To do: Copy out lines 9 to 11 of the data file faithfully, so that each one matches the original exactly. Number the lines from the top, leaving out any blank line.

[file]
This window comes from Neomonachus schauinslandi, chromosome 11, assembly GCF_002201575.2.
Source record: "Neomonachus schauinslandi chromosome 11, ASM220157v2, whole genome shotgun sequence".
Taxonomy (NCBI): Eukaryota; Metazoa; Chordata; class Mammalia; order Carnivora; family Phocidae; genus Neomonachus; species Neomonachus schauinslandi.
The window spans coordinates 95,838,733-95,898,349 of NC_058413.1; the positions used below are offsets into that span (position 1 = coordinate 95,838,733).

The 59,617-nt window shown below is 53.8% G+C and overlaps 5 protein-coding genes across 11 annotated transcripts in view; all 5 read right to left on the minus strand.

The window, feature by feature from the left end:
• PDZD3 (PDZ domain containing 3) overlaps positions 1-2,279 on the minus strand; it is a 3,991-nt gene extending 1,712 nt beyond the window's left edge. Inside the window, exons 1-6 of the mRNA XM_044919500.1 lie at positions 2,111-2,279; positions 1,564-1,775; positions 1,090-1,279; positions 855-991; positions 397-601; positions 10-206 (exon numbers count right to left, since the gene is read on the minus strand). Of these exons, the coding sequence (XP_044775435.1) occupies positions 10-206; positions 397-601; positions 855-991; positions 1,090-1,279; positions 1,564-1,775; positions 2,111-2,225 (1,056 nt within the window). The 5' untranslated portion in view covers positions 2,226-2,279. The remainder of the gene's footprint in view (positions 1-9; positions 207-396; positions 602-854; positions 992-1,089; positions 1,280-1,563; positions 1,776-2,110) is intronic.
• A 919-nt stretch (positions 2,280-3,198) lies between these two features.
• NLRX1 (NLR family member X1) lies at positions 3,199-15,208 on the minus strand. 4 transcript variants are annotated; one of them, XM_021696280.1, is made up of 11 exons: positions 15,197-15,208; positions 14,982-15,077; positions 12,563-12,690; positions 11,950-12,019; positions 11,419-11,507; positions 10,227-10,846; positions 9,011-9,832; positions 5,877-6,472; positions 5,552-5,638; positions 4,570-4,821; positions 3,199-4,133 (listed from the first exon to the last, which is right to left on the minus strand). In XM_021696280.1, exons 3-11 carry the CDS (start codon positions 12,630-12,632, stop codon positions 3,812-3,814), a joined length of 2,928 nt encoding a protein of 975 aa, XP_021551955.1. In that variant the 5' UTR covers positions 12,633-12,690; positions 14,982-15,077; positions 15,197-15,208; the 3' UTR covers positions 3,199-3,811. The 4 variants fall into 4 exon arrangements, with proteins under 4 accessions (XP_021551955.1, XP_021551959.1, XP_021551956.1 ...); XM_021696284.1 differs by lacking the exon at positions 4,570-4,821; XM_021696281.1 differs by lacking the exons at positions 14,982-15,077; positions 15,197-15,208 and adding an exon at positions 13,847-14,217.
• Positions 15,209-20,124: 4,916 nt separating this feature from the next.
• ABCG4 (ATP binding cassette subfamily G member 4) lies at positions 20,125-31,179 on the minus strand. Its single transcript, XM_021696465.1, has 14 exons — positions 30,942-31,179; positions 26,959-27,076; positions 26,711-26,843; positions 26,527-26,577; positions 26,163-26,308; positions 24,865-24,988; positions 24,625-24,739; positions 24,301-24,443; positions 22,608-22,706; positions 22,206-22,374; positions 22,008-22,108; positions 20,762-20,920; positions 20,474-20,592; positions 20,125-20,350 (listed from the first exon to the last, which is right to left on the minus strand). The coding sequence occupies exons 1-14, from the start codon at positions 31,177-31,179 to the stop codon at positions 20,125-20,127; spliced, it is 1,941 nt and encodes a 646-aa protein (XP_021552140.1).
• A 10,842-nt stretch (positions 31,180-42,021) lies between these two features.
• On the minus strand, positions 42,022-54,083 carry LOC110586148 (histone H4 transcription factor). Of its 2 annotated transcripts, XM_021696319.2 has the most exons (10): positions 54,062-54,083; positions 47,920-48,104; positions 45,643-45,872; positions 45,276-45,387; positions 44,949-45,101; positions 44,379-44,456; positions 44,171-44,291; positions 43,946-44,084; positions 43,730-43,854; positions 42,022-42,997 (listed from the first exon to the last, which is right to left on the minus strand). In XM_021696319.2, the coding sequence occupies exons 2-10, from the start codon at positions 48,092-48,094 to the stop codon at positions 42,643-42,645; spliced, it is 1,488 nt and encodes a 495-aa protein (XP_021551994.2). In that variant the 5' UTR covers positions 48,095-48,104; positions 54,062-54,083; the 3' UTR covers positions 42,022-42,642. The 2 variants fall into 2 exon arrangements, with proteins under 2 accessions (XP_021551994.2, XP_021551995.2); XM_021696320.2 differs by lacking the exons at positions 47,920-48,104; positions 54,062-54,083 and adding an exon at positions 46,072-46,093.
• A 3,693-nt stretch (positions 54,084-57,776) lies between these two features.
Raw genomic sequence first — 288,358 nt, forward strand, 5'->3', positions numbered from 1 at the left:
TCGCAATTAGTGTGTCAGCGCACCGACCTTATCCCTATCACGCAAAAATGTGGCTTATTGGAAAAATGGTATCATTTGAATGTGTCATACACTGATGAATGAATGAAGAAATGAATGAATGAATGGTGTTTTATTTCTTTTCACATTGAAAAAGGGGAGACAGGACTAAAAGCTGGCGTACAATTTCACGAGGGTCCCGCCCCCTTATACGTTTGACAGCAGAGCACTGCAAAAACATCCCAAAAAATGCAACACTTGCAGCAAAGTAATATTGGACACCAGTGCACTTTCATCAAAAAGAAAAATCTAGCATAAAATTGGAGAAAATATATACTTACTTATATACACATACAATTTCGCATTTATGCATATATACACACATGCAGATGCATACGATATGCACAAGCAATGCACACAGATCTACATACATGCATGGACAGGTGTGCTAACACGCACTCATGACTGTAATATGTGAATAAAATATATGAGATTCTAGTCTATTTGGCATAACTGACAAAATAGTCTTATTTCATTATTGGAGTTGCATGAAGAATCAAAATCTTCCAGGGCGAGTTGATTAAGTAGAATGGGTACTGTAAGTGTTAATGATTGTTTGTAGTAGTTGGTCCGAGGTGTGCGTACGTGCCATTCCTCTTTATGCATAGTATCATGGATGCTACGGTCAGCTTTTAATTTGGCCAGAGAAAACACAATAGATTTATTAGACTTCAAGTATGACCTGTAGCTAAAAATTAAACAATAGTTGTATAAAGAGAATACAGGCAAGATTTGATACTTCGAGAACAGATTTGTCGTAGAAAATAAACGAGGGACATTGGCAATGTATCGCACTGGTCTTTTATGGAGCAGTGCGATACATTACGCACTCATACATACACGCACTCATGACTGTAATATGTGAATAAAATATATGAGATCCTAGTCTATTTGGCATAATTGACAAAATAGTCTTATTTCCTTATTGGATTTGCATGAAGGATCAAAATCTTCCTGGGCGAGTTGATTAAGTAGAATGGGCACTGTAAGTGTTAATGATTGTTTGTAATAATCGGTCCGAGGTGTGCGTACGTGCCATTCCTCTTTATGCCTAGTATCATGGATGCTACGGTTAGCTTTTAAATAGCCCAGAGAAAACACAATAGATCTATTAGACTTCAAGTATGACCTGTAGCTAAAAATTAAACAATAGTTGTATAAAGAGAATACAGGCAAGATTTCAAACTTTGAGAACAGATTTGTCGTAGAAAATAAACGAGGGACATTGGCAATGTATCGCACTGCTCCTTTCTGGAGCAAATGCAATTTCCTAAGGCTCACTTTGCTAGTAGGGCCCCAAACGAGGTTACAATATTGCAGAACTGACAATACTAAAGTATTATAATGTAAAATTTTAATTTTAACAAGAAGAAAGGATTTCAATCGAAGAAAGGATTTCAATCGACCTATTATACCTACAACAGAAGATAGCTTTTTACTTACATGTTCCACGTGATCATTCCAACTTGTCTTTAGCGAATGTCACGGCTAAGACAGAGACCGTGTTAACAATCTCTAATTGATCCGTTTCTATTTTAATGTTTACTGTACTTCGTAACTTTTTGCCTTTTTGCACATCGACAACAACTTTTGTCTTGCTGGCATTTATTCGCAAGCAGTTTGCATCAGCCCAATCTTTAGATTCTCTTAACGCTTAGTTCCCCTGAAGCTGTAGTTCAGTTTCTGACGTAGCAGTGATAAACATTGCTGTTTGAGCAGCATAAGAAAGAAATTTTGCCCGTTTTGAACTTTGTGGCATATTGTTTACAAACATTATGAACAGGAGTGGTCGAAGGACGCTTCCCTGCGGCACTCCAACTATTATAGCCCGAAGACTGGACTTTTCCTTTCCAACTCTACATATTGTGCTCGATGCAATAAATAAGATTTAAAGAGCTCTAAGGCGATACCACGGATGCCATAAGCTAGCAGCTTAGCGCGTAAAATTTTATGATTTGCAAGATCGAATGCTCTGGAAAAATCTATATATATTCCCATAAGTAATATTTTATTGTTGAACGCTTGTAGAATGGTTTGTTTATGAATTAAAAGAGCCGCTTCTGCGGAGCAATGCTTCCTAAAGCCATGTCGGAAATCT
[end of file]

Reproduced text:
• NLRX1 (NLR family member X1) lies at positions 3,199-15,208 on the minus strand. 4 transcript variants are annotated; one of them, XM_021696280.1, is made up of 11 exons: positions 15,197-15,208; positions 14,982-15,077; positions 12,563-12,690; positions 11,950-12,019; positions 11,419-11,507; positions 10,227-10,846; positions 9,011-9,832; positions 5,877-6,472; positions 5,552-5,638; positions 4,570-4,821; positions 3,199-4,133 (listed from the first exon to the last, which is right to left on the minus strand). In XM_021696280.1, exons 3-11 carry the CDS (start codon positions 12,630-12,632, stop codon positions 3,812-3,814), a joined length of 2,928 nt encoding a protein of 975 aa, XP_021551955.1. In that variant the 5' UTR covers positions 12,633-12,690; positions 14,982-15,077; positions 15,197-15,208; the 3' UTR covers positions 3,199-3,811. The 4 variants fall into 4 exon arrangements, with proteins under 4 accessions (XP_021551955.1, XP_021551959.1, XP_021551956.1 ...); XM_021696284.1 differs by lacking the exon at positions 4,570-4,821; XM_021696281.1 differs by lacking the exons at positions 14,982-15,077; positions 15,197-15,208 and adding an exon at positions 13,847-14,217.
• Positions 15,209-20,124: 4,916 nt separating this feature from the next.
• ABCG4 (ATP binding cassette subfamily G member 4) lies at positions 20,125-31,179 on the minus strand. Its single transcript, XM_021696465.1, has 14 exons — positions 30,942-31,179; positions 26,959-27,076; positions 26,711-26,843; positions 26,527-26,577; positions 26,163-26,308; positions 24,865-24,988; positions 24,625-24,739; positions 24,301-24,443; positions 22,608-22,706; positions 22,206-22,374; positions 22,008-22,108; positions 20,762-20,920; positions 20,474-20,592; positions 20,125-20,350 (listed from the first exon to the last, which is right to left on the minus strand). The coding sequence occupies exons 1-14, from the start codon at positions 31,177-31,179 to the stop codon at positions 20,125-20,127; spliced, it is 1,941 nt and encodes a 646-aa protein (XP_021552140.1).